Saturday, June 30, 2012

4 Leadership Lessons from the Founding Fathers

The happy Union of these States is a wonder; their Constitution a miracle; their example the hope of Liberty throughout the world – James Madison

In the book, Resources, by Kenneth L Dodge, he writes of the experiences of the Founding Fathers after the Declaration of Independence was signed. As we know, 56 men signed the Declaration of Independence. Their conviction resulted in untold sufferings for themselves and their families.

Of the 56 men, five were captured by the British and tortured before they died. Twelve had their homes ransacked and burned. Two lost their sons in the Revolutionary Army. Another two had sons captured. Nine of the fifty-six fought and died from wounds or hardships of the war. Carter Braxton of Virginia, a wealthy planter and trader, saw his ships sunk by the British navy. He sold his home and properties to pay his debts and died in poverty.

At the battle of Yorktown, the British General Cornwallis had taken over Thomas Nelson’s home for his headquarters. Nelson quietly ordered General George Washington to open fire on the Nelson home. The home was destroyed and Nelson died bankrupt. John Hart was driven from his wife’s bedside as she lay dying. Their thirteen children fled for their lives. His fields and mill were destroyed. For over a year, he lived in forest and caves, returning home only to find his wife dead and his children vanished. A few weeks later, he died from exhaustion.

In celebration of our independence it is worth noting some leadership lessons from our Founding Fathers that we can benefit from today. Margaret Mead said, “Never doubt that a small group of thoughtful, committed citizens can change the world, indeed, it’s the only thing that ever has.” She’s right. Here are four leadership principles our Founders taught us.

The courage of convictions. Our founders clung to and fought for the cause of “life, liberty, and the pursuit of happiness.” Through years of hindsight and the benefit of our modern comforts, it is hard to comprehend their sacrifices.

Leadership today requires a steady conviction in the face of incredible challenges. What will be the hallmark of your leadership? To say that our Founding Fathers were men of conviction would be an understatement, but all great leaders are.

The sanctity of sacrifice.  In the formation of our republic and in signing the Declaration of Independence, the Founders pledged to one another, “our lives, our fortunes, our sacred honor,” The leadership principle of sacrifice is not new. Our Founders understood it well. And to that end we understand that sacrificial leadership is selfless, not self-serving.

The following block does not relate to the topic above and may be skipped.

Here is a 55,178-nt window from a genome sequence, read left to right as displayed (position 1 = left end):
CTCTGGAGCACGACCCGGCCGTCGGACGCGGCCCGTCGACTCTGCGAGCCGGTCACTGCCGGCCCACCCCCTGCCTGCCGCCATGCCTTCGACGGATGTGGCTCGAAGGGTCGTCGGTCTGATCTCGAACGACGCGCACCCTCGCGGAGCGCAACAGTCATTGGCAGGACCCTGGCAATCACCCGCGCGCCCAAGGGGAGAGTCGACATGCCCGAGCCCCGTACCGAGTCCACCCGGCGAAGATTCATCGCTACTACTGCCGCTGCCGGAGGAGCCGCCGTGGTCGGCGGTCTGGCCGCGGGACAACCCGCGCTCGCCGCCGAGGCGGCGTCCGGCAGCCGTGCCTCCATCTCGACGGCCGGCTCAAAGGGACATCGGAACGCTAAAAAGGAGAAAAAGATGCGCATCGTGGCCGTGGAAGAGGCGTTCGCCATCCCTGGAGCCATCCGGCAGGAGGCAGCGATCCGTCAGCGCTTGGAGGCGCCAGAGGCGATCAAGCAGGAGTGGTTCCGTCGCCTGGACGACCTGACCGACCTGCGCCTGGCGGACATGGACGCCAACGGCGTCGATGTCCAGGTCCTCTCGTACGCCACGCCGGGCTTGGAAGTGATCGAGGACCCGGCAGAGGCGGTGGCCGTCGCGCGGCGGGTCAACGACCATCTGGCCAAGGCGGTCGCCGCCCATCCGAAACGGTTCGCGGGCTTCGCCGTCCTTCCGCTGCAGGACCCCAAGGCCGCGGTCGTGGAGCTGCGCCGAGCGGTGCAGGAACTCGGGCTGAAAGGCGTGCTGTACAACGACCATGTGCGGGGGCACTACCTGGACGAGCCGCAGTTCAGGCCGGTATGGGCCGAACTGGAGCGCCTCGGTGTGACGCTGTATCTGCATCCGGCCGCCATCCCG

The commitment made 236 years ago reminds us that no great thing worth achieving comes without sacrifice and that causes greater than self are generally the lasting ones. Great leaders understand the power of sacrifice. What causes are you serving?

The fulfillment of faith. To their credit, the Founders understood and valued the practice of faith.  In their wisdom the founders recognized the truth that we are all “created equal and endowed by their Creator with certain unalienable rights” by which we live our lives and practice our faith. It is not a prerequisite of leadership to be a person of faith, but it certainly is an asset.

It is through the practice of our faith that we see the world around us and the people entrusted to our leadership in a more meaningful way. A thoughtful leader seeks to be a blessing and to serve causes greater than self; a wise one remembers the source.

The power of purpose. It was through persecution, hardships, and struggles whereby the Founders rallied and mutually pledged their “reliance on the protection of Divine Providence” in declaring our independence.

The innumerable lessons our Founders taught us transcend political ideology and religious creed. The rally today is for leaders with purpose, backed by the power of their convictions, faith and sacrifice, to make a difference in the world. Thomas Paine said, “Those who expect to reap the blessing of freedom must undertake to support it.” Our Founders were leadership pioneers; let us honor their memory as we celebrate.

Happy 4th!

© 2012 Doug Dickerson

* I welcome your comments! Please share your thoughts in the comment box below.

Saturday, June 23, 2012

Making Your Workplace Great(er)

Always treat your employees exactly as you want them to treat your best customers – Stephen Covey